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Woodbury County Supervisor District 3

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  • Candidate picture

    Marty Pottebaum
    (Dem)

  • Jeremy Taylor
    (Rep)

Biographical Information

If elected, what are your top three priorities?

Have you ever attended a Poverty Simulation Workshop or Diversity Training? Would you consider asking that such training be held for the Supervisors and other Woodbury County employees? Please explain your position.

In October of 2019, the Woodbury County Board of Supervisors set $10 million in funding to place thicker gravel on nearly 800 miles of gravel roads across the county over the next 5 years. One year into this 5-year plan, frustrated rural citizens still face the same issues associated with living and working on poorly maintained gravel roads. How will you accelerate improvements to rural roads to show our rural citizens that their issues are taken seriously by the board?

There is concern about the the state taking control away from local governments on issues such as minimum wage, mask mandates, immigration enforcement, traffic cameras, bans on single-use plastic bags. Please share your thoughts on local control vs state control.

What Woodbury County services, if any, should or could be cut before raising taxes?

How will you gain the trust of rural citizens who currently feel they are not represented and that their issues are largely ignored by the Board?

Campaign Phone (712) 251-1799
Contact Email ispamarty@aol.com
My top three priorities are, complete the upgrade of the county gravel roads as soon as possible, get the jail project done on time, and under budget, and get the mental health services to everyone who needs them.
We had some diversity training when I was on The Sioux City Police Department, but that was a long time ago, and much has changed. I would consider this training for Supervisors, and all county employees.
We are as frustrated as the residents. We can’t go forward until the lawsuit filed by The SB-L School District is settled. We were supposed to have the first year’s gravel done, but now it has all been pushed back another year. Hopefully we can do it in less than 5 years, but that isn’t for sure.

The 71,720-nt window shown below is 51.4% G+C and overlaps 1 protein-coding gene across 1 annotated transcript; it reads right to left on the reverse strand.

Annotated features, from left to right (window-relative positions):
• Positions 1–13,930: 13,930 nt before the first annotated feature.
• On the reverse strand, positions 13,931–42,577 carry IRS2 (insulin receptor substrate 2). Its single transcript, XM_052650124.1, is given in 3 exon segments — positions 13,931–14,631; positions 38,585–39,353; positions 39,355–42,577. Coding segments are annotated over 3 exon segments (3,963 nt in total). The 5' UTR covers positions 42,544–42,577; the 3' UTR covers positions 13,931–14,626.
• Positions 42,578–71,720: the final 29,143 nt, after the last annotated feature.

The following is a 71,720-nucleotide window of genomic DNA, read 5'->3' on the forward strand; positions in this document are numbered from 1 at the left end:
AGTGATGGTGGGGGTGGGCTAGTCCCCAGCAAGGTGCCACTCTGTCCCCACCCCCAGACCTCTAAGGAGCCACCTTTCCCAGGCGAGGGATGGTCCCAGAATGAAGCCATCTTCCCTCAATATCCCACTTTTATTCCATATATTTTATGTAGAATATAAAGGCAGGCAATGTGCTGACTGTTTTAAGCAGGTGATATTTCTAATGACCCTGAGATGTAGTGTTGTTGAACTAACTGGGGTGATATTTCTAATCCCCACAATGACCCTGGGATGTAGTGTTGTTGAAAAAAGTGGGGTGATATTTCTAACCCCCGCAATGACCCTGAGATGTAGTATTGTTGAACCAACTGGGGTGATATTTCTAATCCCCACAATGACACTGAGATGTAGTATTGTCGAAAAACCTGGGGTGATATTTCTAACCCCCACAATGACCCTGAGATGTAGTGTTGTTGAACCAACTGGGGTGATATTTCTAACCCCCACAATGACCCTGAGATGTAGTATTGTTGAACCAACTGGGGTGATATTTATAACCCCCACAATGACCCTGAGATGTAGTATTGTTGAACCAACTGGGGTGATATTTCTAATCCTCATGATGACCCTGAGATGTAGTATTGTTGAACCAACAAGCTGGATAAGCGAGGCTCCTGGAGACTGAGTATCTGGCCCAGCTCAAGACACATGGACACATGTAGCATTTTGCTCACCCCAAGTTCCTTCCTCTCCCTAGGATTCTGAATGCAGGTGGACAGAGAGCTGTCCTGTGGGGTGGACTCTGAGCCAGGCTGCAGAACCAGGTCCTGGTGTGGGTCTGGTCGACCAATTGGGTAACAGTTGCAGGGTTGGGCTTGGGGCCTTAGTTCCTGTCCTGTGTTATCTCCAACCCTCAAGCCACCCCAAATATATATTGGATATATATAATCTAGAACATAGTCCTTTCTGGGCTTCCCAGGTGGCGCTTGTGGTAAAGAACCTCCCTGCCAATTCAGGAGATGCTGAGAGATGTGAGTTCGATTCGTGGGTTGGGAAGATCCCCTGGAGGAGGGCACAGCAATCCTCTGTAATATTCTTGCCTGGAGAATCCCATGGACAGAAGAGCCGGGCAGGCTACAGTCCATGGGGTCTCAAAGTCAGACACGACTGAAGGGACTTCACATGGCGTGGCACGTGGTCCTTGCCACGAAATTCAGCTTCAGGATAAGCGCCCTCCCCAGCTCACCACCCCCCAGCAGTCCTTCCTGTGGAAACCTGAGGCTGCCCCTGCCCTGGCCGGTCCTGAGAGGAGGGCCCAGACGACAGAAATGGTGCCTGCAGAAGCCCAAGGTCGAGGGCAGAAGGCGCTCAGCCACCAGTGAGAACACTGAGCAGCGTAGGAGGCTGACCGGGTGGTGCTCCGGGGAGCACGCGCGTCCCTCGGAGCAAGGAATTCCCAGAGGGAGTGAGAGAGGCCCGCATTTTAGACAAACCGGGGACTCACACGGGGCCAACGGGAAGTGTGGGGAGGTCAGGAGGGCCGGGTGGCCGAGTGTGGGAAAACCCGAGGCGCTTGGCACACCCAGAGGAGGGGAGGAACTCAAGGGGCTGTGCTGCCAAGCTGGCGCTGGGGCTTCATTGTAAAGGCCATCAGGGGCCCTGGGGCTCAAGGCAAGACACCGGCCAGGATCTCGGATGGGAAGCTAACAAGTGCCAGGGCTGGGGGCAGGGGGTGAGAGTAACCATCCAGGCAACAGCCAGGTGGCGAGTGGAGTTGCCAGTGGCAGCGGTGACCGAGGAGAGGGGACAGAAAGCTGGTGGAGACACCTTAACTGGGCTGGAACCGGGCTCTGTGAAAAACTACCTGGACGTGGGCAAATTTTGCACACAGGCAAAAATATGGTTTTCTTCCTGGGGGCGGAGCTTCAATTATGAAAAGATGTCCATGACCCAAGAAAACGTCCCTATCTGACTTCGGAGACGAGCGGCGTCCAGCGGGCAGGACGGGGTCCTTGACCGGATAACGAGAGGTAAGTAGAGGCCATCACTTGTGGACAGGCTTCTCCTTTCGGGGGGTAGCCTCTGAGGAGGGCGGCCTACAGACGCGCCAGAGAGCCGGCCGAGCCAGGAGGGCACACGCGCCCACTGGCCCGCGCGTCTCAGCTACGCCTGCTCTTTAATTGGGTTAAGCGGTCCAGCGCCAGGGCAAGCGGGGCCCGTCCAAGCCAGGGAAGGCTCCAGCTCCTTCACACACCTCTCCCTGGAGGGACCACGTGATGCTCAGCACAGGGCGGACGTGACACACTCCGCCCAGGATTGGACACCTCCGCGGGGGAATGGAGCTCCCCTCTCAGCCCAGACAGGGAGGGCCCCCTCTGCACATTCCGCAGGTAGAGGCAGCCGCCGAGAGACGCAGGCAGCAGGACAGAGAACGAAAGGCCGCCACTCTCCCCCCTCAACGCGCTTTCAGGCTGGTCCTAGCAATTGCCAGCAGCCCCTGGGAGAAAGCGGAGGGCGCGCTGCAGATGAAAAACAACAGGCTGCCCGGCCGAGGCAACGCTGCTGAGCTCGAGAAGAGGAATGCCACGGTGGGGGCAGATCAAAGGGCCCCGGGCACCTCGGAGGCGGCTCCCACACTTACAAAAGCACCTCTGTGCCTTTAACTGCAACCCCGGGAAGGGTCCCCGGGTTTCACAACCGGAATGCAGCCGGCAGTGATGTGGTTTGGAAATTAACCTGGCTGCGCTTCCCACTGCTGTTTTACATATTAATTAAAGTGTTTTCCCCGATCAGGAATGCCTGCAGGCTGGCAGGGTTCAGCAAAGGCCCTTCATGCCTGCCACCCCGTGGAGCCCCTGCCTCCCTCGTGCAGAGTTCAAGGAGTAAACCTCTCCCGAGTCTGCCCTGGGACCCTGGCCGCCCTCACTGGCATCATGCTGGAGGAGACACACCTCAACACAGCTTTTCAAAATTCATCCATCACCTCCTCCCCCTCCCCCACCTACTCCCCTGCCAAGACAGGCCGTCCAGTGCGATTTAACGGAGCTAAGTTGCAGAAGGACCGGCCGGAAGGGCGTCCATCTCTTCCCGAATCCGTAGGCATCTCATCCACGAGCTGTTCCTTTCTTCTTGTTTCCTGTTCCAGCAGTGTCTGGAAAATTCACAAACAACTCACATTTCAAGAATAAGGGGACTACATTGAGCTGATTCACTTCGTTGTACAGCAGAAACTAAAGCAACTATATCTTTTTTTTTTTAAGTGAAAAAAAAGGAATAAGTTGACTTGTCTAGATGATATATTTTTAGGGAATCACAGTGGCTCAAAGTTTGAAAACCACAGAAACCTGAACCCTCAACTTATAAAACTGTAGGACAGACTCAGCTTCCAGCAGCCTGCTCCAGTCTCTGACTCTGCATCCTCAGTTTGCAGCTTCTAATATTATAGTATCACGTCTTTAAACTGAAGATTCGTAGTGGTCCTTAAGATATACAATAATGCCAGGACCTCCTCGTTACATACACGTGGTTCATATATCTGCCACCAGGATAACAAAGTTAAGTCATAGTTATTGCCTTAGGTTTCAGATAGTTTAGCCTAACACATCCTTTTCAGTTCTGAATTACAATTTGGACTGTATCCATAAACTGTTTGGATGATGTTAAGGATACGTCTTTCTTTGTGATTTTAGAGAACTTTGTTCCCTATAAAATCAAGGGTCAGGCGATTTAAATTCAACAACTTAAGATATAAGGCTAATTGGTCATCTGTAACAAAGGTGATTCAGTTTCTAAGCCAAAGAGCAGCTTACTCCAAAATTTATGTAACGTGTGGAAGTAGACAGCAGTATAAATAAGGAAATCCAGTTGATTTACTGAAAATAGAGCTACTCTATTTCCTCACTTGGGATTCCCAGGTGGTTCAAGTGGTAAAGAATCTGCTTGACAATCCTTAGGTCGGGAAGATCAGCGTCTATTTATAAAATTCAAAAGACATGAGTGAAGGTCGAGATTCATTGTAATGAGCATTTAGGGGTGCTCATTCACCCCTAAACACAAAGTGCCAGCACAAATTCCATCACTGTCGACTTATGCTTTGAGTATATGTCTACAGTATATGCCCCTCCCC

I get tired of Des Moines telling counties and cities what they can, and can’t do. I am a strong proponent of local rule, and I thought Iowa was too. It is even more frustrating for issues that are not the same statewide, like a mask mandate in hot spots.
I don’t know of any services that I would be in favor of cutting, right now. I think we have a pretty efficient county government. I doubt that any of the elected officials would come forward with reduction requests, but I would look at them, if they did.
I talk to rural residents on an ongoing basis, and they are feeling unrepresented. I really believe there should be at least one supervisor from outside of Sioux City (we do have one now) that would only represent those outside of the city. We will have to look at the numbers when we look at redistricting. In the meantime, I will continue to make myself available to individuals or groups for honest and transparent conversations.
Campaign Phone (712) 259-7910
1. Growing jobs with a pro-growth agenda, which is why I am endorsed by the Siouxland Chamber of Commerce, the only candidate endorsed in my race. We have much we can do to build upon record economic development. My leadership in the Reinvestment District and comprehensive plans for our rural communities is important. The spirit of cooperation gained on the Board since 2015 has been key.

2. Lowering the tax burden on working families while making our business climate more competitive is critical. The Board has supported my plan to dedicate $28 million of future CF Industries revenue to property tax relief. I have put forward a dozen initiatives to lower our tax burden, from consolidating positions to utilizing creative solutions such as energy efficiencies.